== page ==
Gather round, kids, I have a spooky story for you! There's nothing more scary than an awkward dating story, and this one will leave you feeling particularly unsettled. It's about a ghost who haunted potential love interests online, but avoided meeting their eyes IRL. In other words, a stranger asked me on a date in a very eerie way, and years later, I'm still shooketh.
There's no escaping the fact that technology has changed the landscape of our social lives — from our means of communication, to who and how we date. Dating apps have transformed the ways in which we meet and get to know potential love interests and hookups. FaceTime has led viral relationships to feel just as face-to-face as hanging out IRL. We can now make dinner reservations online for a table for two as easily as we can brush our teeth. Flirting is facilitated and gratification is instant. I am essentially a walking case study for millennial behavior.
Throughout the age of our digital revolution, however, one thing has remained rather sacred: If you want to ask someone on a date, you've actually got to muster up the confidence and courage to do it — whether that means via text, Tinder, or even (gasp) IRL. In order to go from interacting via screen to physically seeing someone right in front of your very eyes, you have to — wait for it — use your words. An example: "Do you want to hang out this weekend and look at some moth memes?" Flawless execution.
If you defer from this sacred oath, you run the risk of freaking your potential romantic interest out. I, myself, have both been the victim of such reckless abandonment, and engaged in the same rituals — AKA, I rely heavily on the internet and social media! In this day and age, its allure is difficult to resist.
In October of my freshman year of college, a newly made friend suggested we stop by her home friend's apartment on our way to an underclassmen bar night. He was a year older than us, and lived with three friends (I remember one of them looked suspiciously old, maybe in his 80s. That's besides the point). We arrived and immediately set up shop on their beer-stained couch. Our host sat next to me, and we chatted a bit about my first few weeks at school. We discovered we were both Persian, so we discussed our favorite dishes, weird customs, and other shared cultural experiences. It was fun! My friend and I left shortly after for our event, without exchanging any numbers or last names. I didn't think much of it.
For the next week or so, my friend would tease me, saying that the guy I'd met that night had fallen in love with me — entirely based upon the conversation we'd shared. I'd brush off her jokes, believing them to be trivial and lighthearted, and the entire interaction to be completely civil and platonic. So when, I saw that the boy I had met that night had friended me on Facebook, I accepted without thinking twice. Not to brag, but I had, like, 1,000 Facebook friends at the time. I gladly welcomed him to the fold! But I never could have predicted what followed his request.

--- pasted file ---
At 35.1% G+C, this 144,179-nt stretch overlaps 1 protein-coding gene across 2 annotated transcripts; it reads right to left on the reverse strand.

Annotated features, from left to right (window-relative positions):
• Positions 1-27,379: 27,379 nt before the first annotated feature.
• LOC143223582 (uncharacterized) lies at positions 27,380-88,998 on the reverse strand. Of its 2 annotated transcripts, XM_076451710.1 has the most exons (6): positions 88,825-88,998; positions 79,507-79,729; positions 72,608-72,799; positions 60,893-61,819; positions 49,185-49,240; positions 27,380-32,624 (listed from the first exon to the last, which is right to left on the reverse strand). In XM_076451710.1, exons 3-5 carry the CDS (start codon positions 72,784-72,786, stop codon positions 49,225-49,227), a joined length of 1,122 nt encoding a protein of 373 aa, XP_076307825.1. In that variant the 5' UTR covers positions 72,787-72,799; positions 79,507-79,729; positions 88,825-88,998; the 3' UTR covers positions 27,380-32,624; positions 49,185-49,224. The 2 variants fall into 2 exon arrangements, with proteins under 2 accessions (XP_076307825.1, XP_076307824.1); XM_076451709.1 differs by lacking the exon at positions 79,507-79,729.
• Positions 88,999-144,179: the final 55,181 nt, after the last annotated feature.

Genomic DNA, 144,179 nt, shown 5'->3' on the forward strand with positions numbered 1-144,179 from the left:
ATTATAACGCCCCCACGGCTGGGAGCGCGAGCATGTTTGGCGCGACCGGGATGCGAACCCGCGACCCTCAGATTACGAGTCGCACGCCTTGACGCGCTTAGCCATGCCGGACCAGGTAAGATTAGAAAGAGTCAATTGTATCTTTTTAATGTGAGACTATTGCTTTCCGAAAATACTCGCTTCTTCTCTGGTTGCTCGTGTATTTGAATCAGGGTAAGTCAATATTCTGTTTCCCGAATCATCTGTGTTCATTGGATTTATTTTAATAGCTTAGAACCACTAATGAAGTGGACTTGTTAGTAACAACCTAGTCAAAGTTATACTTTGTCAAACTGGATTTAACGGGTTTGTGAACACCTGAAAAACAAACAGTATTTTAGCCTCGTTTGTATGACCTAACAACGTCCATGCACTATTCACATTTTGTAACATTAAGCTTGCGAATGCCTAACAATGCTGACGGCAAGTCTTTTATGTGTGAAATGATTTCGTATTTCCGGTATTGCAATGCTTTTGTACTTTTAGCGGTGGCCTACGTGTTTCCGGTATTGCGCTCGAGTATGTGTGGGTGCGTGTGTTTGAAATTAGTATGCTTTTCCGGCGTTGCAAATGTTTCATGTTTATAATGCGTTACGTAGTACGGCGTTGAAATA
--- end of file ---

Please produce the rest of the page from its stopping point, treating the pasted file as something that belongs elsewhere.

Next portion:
Curious, I clicked into a new notification, an event titled "Dinner At My House." I had been invited by my brand new Facebook friend. Flattered that I had been invited to an upperclassmen dinner party, I went to RSVP yes — but something stopped me in my tracks. I was the only person on the guest list. I scrolled up to the description. It read, "I'll cook you dinner at my house on Friday." I refreshed the event, thinking perhaps I had just been the first person to be invited. Nothing changed. I felt sufficiently confused, and slightly weirded out.
Concluding that this was, somehow, this guy's method of asking me out on a date, I pondered how to proceed. He had seemed perfectly normal in person, and a homemade meal was certainly preferable to the cafeteria food I had grown accustomed to. But he was a virtual stranger! We had only met once, for a maximum of 20 minutes. Surely he didn't think the way to woo me was via Facebook invite! Uncertain of my next move, I hesitantly selected "Maybe" as my RSVP. Yikes.
Over the course of the next week, I received lots of conflicting advice from my friends and classmates on how to proceed. One told me that the gesture was utterly romantic and that I had to say yes. Another confirmed my suspicion that the virtual interaction was creepy and that I should decline ASAP. My mother was all like, "He's Persian? Maybe he'll propose! You've got to go!" But it was my date himself who sealed his own fate — one day that same week, I passed him on the way to class, and he couldn't even make eye contact with me! His lack of confidence IRL startled me, and gave way to a certain gut feeling: This was a bad idea. So I RSVP'd "Can't Go," and was immediately met with guilt. The sight of "0 attending" on my screen still makes me cringe to this day.
Over the course of that year, my almost-date and I got to know each other better, even becoming friends before graduating school and going our separate ways. We continue to remain cordial through our mutual acquaintances. The invitation is something we can now both laugh at, and speak openly about. But let me be clear — it was never the Facebook invite that perplexed me. It was the fact that his IRL demeanor and his online persona didn't match up. He was moonlighting as two different people! And with Halloween approaching, no one needs a Jekyll and Hyde in their lives.
So this Halloween, consider my advice: If you truly have feelings for someone, don't just haunt them online. Introduce yourself! Use your words in addition to your thumbs.
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